(This column originally appeared in the Toronto Sun)
Freedom of speech is a core principle of our free society. But everywhere we look, there are signs this freedom is being suppressed.
Our Parliament just passed a controversial Liberal motion to condemn the loosely defined “Islamophobia,” despite a lack of consensus amongst Canadians about what the term even means.
One of Canada’s top universities caved to the perpetually-offended mob and accepted the resignation from one of its scholars. The reason? Professor and former journalist Andrew Potter wrote an article that was too critical of Quebec.
And just a few weeks ago, a young campus activist in Alberta was condemned and removed from his position after sending an email that was offensive to feminists.
These are more than just isolated incidents. They’re just three of dozens of readily available examples of a political correctness mob run amok.
The breakdown of freedom of speech on campus is particularly concerning.
University is supposed to be a place to explore and discuss new ideas – including controversial ones. But rather than challenging the opinions of young people and preparing them for the real world, universities are quickly devolving into bastions of intolerant group-think.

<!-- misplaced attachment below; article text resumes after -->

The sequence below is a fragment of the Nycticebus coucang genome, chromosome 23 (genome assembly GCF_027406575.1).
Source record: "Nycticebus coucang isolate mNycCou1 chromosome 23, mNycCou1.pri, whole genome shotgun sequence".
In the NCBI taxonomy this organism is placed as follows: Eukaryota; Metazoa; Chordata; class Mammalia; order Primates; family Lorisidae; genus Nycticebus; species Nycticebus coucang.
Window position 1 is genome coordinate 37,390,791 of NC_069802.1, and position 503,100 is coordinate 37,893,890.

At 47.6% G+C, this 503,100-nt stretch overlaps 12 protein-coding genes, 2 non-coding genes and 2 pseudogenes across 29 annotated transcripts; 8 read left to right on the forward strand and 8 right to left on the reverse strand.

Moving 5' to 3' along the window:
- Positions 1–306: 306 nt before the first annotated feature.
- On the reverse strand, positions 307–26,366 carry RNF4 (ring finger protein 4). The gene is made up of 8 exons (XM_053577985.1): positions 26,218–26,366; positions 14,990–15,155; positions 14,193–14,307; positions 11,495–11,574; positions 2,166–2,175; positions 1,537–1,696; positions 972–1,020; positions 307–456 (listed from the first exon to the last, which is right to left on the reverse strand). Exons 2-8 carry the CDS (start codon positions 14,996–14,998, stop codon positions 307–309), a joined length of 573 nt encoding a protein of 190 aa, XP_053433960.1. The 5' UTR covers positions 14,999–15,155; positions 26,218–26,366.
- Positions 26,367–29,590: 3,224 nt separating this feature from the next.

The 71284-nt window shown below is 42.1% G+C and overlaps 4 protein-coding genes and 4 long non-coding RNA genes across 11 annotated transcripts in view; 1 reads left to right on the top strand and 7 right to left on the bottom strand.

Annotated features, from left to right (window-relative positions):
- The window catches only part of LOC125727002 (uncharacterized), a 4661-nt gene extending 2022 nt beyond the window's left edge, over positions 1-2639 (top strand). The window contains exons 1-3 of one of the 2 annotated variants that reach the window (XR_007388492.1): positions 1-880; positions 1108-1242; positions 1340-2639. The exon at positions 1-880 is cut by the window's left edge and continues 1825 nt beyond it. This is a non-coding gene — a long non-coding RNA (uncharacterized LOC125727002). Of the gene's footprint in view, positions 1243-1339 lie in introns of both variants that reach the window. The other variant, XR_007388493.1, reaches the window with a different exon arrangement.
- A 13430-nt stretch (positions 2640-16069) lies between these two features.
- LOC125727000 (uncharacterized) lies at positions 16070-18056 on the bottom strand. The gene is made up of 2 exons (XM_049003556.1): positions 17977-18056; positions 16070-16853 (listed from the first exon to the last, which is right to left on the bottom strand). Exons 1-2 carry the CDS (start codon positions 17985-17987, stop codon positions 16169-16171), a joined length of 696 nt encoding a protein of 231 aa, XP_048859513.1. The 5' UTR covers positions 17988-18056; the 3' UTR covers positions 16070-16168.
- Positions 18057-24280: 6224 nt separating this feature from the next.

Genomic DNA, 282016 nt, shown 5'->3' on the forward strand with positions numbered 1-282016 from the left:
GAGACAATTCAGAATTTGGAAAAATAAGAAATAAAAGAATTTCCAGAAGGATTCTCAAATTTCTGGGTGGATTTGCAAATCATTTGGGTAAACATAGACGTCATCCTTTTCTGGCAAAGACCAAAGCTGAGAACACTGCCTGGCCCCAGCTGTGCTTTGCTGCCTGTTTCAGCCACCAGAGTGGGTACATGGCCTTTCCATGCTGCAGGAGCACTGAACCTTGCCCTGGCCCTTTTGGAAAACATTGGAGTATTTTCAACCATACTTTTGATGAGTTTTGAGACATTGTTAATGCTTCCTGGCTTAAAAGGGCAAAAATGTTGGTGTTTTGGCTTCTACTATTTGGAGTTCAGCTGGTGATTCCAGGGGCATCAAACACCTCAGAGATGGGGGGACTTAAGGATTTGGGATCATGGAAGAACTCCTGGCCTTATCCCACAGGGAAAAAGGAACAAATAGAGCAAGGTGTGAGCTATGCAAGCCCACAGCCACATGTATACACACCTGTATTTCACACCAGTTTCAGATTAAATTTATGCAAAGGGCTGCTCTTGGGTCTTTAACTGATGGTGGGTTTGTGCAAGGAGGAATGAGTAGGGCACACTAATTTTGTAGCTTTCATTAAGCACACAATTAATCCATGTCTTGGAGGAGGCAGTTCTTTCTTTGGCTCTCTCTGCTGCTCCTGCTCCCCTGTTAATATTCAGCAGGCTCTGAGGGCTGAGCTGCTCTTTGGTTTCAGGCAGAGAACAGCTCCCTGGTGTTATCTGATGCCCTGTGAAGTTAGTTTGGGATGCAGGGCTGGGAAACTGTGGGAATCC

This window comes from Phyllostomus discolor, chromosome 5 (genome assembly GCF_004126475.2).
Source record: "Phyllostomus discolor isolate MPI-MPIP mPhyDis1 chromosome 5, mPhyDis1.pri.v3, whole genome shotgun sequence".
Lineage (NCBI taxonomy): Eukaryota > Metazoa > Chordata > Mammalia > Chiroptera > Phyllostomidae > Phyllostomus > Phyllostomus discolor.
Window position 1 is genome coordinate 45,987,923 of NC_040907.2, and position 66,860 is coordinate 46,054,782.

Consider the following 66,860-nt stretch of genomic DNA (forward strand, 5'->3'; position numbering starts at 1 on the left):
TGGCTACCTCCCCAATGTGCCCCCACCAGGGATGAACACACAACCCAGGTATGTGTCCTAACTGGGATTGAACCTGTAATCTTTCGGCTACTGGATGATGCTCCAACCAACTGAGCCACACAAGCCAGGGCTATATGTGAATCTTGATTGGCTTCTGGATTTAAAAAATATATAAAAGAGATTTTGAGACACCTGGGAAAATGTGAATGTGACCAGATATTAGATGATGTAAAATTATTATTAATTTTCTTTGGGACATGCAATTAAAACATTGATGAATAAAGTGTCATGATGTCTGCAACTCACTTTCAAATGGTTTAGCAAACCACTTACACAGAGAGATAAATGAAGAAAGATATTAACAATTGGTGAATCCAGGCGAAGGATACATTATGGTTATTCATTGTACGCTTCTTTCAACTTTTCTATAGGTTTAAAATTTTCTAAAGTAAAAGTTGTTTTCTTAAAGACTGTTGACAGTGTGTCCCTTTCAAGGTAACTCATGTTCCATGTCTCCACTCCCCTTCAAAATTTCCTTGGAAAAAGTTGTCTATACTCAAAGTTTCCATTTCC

Trigger warnings and safe spaces have become the norm, and speech codes and bans on offensive language are being discussed and promoting by university officials.
Alongside this crackdown on supposed hate speech, conservative events on campuses across North America are being met with violent mobs and shut down by self-described ‘anti-fascists.’
Irony is lost on these little emperors as they cry fascism over conservative ideas while using force to silence opinions they deem unacceptable.
The anti-speech mob is getting more and more popular. For years, I have been speaking on university campuses about my book, Generation Screwed. The book chronicles the economic doom facing young people in Canada, and provides ideas and solutions for rescuing our fiscal future.
Many university campuses now have their own Generation Screwed clubs, where students get together to talk about how to tackle problems like massive government debt, high taxes and a slumping economy, while also dabbling in topics like freedom of speech and the modern campus environment.
The people attending these events are not extremists. They are regular students worried about their future. Yet, even these student-run events have become a target for the political correctness mob.
Last month, a Generation Screwed Action Forum at the University of Toronto was first disrupted by the mob – who marched into the auditorium chanting slogans and accusing the speakers of being white supremacists – and was eventually shut down.
The darlings of the left opted to pull...(READ MORE)